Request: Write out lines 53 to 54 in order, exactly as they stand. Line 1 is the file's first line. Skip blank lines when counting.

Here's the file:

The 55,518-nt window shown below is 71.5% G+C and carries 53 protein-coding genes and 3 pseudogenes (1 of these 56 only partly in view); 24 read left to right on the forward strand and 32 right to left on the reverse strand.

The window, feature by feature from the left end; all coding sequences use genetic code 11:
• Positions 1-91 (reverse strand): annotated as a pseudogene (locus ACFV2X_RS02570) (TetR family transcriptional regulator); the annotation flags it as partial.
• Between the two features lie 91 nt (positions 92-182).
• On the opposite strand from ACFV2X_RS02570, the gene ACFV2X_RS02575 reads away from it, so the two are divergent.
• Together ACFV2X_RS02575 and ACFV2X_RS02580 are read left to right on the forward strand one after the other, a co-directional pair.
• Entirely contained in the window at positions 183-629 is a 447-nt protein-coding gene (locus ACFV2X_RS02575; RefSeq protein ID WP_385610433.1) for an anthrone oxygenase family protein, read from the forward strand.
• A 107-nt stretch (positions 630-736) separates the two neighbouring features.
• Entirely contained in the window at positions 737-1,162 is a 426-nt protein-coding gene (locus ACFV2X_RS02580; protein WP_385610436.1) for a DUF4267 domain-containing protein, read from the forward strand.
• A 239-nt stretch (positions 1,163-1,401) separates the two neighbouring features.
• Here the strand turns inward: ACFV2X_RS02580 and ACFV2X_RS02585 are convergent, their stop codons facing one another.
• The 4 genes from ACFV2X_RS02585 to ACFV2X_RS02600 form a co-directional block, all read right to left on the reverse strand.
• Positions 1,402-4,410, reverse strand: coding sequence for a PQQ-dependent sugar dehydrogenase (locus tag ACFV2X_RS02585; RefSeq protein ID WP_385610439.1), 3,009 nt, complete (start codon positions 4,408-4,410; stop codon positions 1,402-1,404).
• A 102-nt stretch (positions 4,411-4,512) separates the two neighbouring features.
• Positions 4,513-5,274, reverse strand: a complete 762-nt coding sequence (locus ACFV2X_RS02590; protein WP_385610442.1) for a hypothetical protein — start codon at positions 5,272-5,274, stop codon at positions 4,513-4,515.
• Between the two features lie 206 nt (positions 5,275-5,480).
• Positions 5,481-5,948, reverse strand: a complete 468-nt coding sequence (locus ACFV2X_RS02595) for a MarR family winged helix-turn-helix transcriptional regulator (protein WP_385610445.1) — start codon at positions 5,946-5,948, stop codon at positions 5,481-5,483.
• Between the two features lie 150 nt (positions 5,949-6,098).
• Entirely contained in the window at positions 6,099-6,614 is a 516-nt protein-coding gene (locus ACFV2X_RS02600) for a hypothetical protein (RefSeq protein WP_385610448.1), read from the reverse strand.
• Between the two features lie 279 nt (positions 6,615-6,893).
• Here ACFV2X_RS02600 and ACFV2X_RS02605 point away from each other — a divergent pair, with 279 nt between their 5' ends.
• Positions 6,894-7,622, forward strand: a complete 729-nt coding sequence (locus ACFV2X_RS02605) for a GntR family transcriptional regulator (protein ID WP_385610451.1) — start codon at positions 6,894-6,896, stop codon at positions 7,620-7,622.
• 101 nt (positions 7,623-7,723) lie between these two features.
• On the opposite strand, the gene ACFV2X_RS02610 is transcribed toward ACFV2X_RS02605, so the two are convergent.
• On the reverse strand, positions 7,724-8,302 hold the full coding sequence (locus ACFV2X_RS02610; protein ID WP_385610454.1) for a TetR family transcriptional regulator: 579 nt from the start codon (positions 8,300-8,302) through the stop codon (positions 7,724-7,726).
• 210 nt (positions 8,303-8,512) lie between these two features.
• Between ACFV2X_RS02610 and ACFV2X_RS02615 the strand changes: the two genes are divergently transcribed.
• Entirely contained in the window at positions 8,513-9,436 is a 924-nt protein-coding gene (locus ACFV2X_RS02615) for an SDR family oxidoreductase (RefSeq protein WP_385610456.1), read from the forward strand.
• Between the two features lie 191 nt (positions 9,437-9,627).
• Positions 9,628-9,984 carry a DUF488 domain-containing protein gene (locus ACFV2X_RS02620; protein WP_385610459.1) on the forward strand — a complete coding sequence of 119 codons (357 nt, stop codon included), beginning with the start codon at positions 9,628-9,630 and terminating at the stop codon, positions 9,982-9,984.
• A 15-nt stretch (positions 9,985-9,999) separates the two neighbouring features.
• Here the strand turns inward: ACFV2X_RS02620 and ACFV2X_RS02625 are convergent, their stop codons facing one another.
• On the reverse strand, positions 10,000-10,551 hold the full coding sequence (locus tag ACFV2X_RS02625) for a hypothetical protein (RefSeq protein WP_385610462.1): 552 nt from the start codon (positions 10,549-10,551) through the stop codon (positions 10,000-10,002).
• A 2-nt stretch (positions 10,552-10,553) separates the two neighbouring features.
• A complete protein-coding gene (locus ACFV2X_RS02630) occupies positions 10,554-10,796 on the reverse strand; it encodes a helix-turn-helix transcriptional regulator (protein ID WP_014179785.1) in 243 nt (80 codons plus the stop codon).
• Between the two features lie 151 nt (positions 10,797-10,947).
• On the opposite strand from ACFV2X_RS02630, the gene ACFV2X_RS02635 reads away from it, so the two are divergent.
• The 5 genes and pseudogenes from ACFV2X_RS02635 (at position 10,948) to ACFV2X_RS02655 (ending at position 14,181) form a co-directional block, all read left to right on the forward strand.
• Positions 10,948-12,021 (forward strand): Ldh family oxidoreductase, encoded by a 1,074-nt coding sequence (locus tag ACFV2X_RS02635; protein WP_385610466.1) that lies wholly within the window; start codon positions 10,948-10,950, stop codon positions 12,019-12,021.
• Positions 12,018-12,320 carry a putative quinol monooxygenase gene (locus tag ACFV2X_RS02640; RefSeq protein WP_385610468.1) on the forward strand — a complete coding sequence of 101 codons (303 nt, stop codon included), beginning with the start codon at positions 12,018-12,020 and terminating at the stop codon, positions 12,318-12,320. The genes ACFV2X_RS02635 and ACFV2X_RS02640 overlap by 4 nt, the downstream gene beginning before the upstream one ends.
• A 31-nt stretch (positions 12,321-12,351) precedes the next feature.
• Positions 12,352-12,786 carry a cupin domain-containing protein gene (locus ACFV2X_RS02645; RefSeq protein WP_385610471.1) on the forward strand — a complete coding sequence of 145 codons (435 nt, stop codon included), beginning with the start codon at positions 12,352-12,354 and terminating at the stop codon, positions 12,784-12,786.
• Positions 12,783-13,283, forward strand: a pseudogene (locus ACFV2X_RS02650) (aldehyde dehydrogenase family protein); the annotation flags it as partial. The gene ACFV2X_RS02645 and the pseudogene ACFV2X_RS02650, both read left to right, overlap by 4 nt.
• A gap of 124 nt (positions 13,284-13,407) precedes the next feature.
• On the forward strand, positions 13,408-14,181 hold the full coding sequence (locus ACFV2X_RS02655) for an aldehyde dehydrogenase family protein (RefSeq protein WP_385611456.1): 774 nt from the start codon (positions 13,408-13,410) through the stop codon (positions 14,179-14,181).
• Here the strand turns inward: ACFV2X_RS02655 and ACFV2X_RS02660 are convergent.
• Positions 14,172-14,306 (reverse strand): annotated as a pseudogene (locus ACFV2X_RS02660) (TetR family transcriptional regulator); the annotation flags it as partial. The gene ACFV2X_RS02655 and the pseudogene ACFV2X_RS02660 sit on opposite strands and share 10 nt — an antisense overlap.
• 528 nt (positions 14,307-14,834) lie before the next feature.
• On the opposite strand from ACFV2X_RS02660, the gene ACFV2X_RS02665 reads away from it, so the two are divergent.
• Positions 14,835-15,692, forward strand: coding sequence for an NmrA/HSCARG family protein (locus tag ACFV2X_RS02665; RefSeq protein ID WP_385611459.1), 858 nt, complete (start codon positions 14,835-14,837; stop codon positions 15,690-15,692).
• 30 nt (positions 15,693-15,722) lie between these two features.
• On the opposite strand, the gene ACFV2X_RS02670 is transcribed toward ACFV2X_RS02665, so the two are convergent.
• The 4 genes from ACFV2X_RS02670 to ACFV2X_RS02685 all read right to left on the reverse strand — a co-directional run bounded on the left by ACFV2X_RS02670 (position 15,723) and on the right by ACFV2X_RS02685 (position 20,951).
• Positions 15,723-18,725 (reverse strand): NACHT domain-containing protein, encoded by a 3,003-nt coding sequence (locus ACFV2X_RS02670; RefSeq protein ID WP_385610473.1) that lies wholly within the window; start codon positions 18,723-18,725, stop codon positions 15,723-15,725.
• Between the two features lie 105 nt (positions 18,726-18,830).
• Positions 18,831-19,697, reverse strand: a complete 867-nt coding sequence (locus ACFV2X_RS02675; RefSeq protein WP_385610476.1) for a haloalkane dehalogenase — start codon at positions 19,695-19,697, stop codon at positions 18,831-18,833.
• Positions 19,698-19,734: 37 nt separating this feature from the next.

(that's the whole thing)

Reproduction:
• The 4 genes from ACFV2X_RS02670 to ACFV2X_RS02685 all read right to left on the reverse strand — a co-directional run bounded on the left by ACFV2X_RS02670 (position 15,723) and on the right by ACFV2X_RS02685 (position 20,951).
• Positions 15,723-18,725 (reverse strand): NACHT domain-containing protein, encoded by a 3,003-nt coding sequence (locus ACFV2X_RS02670; RefSeq protein ID WP_385610473.1) that lies wholly within the window; start codon positions 18,723-18,725, stop codon positions 15,723-15,725.